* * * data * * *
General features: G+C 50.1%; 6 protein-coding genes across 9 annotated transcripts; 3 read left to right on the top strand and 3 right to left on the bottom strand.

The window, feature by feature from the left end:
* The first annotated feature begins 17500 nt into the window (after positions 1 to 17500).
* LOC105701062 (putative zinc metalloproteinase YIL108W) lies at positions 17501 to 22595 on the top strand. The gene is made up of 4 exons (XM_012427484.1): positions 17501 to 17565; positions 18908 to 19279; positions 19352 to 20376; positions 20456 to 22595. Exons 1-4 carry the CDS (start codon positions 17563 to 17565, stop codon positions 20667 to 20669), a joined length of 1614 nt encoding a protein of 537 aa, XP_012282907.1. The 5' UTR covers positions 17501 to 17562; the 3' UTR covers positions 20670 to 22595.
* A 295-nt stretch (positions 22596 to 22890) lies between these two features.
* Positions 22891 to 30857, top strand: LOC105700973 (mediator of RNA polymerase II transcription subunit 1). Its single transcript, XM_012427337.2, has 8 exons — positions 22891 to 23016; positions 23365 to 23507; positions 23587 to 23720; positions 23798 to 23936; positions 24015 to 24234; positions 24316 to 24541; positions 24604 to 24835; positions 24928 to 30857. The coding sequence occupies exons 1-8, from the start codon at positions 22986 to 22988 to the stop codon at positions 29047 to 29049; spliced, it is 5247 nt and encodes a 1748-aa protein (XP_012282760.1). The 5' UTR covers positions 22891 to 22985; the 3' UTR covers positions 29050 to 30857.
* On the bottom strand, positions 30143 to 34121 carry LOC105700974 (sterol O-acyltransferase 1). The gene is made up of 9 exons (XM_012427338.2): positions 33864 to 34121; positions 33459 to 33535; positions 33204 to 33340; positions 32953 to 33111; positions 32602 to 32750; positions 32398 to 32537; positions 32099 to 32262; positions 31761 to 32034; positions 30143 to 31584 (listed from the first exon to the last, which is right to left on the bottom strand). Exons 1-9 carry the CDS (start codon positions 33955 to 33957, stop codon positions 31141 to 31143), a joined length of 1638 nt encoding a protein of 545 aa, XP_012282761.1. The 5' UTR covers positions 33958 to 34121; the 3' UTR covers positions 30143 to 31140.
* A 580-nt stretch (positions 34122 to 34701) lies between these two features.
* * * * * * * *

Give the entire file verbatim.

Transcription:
General features: G+C 50.1%; 6 protein-coding genes across 9 annotated transcripts; 3 read left to right on the top strand and 3 right to left on the bottom strand.

The window, feature by feature from the left end:
* The first annotated feature begins 17500 nt into the window (after positions 1 to 17500).
* LOC105701062 (putative zinc metalloproteinase YIL108W) lies at positions 17501 to 22595 on the top strand. The gene is made up of 4 exons (XM_012427484.1): positions 17501 to 17565; positions 18908 to 19279; positions 19352 to 20376; positions 20456 to 22595. Exons 1-4 carry the CDS (start codon positions 17563 to 17565, stop codon positions 20667 to 20669), a joined length of 1614 nt encoding a protein of 537 aa, XP_012282907.1. The 5' UTR covers positions 17501 to 17562; the 3' UTR covers positions 20670 to 22595.
* A 295-nt stretch (positions 22596 to 22890) lies between these two features.
* Positions 22891 to 30857, top strand: LOC105700973 (mediator of RNA polymerase II transcription subunit 1). Its single transcript, XM_012427337.2, has 8 exons — positions 22891 to 23016; positions 23365 to 23507; positions 23587 to 23720; positions 23798 to 23936; positions 24015 to 24234; positions 24316 to 24541; positions 24604 to 24835; positions 24928 to 30857. The coding sequence occupies exons 1-8, from the start codon at positions 22986 to 22988 to the stop codon at positions 29047 to 29049; spliced, it is 5247 nt and encodes a 1748-aa protein (XP_012282760.1). The 5' UTR covers positions 22891 to 22985; the 3' UTR covers positions 29050 to 30857.
* On the bottom strand, positions 30143 to 34121 carry LOC105700974 (sterol O-acyltransferase 1). The gene is made up of 9 exons (XM_012427338.2): positions 33864 to 34121; positions 33459 to 33535; positions 33204 to 33340; positions 32953 to 33111; positions 32602 to 32750; positions 32398 to 32537; positions 32099 to 32262; positions 31761 to 32034; positions 30143 to 31584 (listed from the first exon to the last, which is right to left on the bottom strand). Exons 1-9 carry the CDS (start codon positions 33955 to 33957, stop codon positions 31141 to 31143), a joined length of 1638 nt encoding a protein of 545 aa, XP_012282761.1. The 5' UTR covers positions 33958 to 34121; the 3' UTR covers positions 30143 to 31140.
* A 580-nt stretch (positions 34122 to 34701) lies between these two features.